How Does the Black Panther Party Compare to the KKK and ISIS? Students can settle the debate once and for all.

 

Is it fair to compare the Black Panthers to a hate or terrorist movement? Let’s look at how they really compare to the KKK and the world’s most known terrorist group, ISIS.

 

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The public reaction to Beyoncé’s Formation video and Super Bowl performance was, well, maybe it’s best to let Saturday Night Live demonstrate it. Among the controversial images are a child not being shot by police, a police car sinking into a storm surge in New Orleans, and, at the Superbowl, a black power salute while wearing black berets, a nod to the Black Panther Party (BPP).

Support for the Black Panthers has stirred a lot of debate, not all of it measured. Newscaster Tomi Lahren referred to the Black Panthers as similar to the KKK. A city councilor for the city of Toronto has asked the Canadian government to investigate Beyoncé for possible terrorist links.

Pundits and police unions have made similar claims, calling the Black Panthers a hate movement. Is it fair to compare the Black Panthers to a hate or terrorist movement? Let’s look at how they really compare to the KKK and the world’s most known terrorist group, ISIS.

 

Origins

  • The Black Panther Party was founded as an organization in Oakland in 1966 that advocated resisting police brutality with deadly force. They soon embraced revolutionary Black Nationalist, Maoist, and women’s liberation politics, performing activism and providing social programs to uplift African-Americans.
  • The KKK was founded in 1865 by a former Confederate officer to attack freed slaves, Northerners, and federal government employees. Due to a federal crackdown, it remained small until around 1917, when it rapidly grew to include millions, including many politicians.
  • ISIS was founded as a Jordanian terror cell in 1999, dedicated to establishing a single fundamentalist government ruling the entire world. In 2003, it gained prominence through participation in the Iraqi insurgency and later gained real territory as a result of the chaos of the Syrian civil war.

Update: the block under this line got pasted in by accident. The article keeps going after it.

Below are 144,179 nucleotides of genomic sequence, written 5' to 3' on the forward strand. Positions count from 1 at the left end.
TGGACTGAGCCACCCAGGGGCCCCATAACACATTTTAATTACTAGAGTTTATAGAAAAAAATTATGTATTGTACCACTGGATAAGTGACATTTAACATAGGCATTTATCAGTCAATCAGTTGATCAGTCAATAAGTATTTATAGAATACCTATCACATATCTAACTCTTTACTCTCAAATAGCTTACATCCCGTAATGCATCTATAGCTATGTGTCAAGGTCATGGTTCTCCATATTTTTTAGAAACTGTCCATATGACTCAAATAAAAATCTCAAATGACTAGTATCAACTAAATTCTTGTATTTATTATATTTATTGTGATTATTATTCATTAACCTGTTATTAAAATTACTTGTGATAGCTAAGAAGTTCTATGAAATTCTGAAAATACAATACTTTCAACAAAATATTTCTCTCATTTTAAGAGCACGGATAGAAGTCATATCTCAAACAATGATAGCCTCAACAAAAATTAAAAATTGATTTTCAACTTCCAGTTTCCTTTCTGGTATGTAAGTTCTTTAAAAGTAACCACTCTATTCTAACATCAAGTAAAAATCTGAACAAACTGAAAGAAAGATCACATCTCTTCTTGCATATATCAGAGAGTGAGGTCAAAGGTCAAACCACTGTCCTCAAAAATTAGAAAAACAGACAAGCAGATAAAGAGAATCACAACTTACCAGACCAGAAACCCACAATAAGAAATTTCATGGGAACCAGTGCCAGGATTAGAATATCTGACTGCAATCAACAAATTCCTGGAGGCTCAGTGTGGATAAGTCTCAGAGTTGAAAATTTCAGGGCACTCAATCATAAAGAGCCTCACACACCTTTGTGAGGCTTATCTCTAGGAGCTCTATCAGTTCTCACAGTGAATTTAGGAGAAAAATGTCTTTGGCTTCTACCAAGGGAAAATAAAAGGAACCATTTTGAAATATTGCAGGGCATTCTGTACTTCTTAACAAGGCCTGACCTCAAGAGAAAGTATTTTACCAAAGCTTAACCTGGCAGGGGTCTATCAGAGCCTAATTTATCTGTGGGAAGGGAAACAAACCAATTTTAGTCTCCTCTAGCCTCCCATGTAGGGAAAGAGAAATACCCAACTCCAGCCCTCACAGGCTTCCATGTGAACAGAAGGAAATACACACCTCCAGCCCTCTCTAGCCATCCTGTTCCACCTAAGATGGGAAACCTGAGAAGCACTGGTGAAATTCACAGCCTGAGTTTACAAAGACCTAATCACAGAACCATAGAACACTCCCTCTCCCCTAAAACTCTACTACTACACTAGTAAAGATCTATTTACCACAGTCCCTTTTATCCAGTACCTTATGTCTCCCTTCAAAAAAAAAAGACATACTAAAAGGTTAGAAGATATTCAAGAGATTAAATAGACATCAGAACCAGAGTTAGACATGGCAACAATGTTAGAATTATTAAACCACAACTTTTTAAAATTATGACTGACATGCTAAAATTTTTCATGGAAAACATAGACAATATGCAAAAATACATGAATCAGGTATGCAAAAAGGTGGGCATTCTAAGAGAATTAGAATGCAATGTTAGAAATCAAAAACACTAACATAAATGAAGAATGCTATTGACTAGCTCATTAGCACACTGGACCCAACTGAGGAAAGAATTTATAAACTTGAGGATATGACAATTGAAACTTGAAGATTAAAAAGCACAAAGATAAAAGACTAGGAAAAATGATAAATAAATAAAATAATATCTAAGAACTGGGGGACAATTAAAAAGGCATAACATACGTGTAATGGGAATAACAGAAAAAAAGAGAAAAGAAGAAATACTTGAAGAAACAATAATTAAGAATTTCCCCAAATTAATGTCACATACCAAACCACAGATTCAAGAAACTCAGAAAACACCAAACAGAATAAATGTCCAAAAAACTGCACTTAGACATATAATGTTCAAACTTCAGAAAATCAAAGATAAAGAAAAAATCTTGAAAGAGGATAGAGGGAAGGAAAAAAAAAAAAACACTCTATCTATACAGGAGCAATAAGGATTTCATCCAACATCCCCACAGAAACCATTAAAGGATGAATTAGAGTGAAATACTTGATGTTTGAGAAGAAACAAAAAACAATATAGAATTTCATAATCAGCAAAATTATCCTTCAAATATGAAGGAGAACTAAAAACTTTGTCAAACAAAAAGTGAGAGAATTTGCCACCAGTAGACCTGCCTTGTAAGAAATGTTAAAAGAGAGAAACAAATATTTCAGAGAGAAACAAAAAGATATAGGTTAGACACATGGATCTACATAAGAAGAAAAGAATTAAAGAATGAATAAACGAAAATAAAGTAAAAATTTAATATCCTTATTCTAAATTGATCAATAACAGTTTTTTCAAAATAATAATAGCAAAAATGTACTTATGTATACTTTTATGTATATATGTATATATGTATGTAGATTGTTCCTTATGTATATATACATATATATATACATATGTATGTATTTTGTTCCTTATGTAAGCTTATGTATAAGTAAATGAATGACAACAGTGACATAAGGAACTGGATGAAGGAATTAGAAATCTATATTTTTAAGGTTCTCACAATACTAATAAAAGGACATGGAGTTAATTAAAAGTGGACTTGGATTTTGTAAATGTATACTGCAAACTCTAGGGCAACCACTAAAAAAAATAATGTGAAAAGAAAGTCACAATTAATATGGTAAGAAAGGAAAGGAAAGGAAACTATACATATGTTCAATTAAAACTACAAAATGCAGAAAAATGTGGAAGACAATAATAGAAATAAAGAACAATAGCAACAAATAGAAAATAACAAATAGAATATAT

Crimes

  • The Black Panther Party committed at least seven homicides, roughly two dozen assaults, and several counts of jury intimidation. Most victims were police or members of the BPP itself.
  • The KKK’s violence is difficult to estimate. About 3,500 African-Americans were lynched during the years of KKK activity. Anywhere between 1000 and 50,000 people were also killed in anti-black riots. However, the KKK may not have committed all of these. Most estimates fall between a minimum of 2,000 homicides and a maximum of 50,000. Tens of thousands more were tortured or had their homes destroyed.
  • The official count of ISIS’ victims is around 10,000 dead, but due to the chaos of the region, this number could be much higher.

 

Size and Representation

  • The Black Panther Party had a peak membership of 2,000 in 1969, thus including roughly 1 in every 11,000 African-Americans.
  • In 1925 the KKK had a peak membership of five million, thus including roughly 1 in every 20 white Protestants in the United States.
  • By the Pentagon’s estimate, ISIS had a peak membership of 50,000 in early 2015, thus including roughly 1 in every 600 Sunni Muslims in Syria and Iraq.

In this lesson, students will look at different document sets, comparing the three organizations on issues such as community service, violence, ideology, aims, the reactions of society, and the roles of women.

Media

Some media may contain mature content. Discretion is advised when viewing with students.

Lesson Plan

LEARNING OBJECTIVE: Students will compare and contrast the Black Panthers Party with hateful and terrorist movements. This lesson will help students develop such skills as reading and synthesizing primary and secondary documents.

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Lesson tags: American History, Black history, Civil Rights, Comparative Analysis, Eleventh, Featured, History, intersectionality, Politics, racism, Research, Social Issues, Social Studies, Tenth, Terrorists, Twelfth, womanism

Lee Chamney

Lee Chamney Lee is a fulltime education writer who is partially to blame for some of the harder textbook exams in social studies and English. He has worked on projects in collaboration with Shmoop, A Pass Education, McGraw-Hill, Follett, and Pearson. The Government of Canada once paid him an unconscionable amount of scholarship money to be a huge history nerd for several years of grad school. These days, Lee lives in the frozen wastes of central Ottawa. His spends his spare time with his loved ones: his wife, the many world leaders of Civilization V, and Commander Shepard.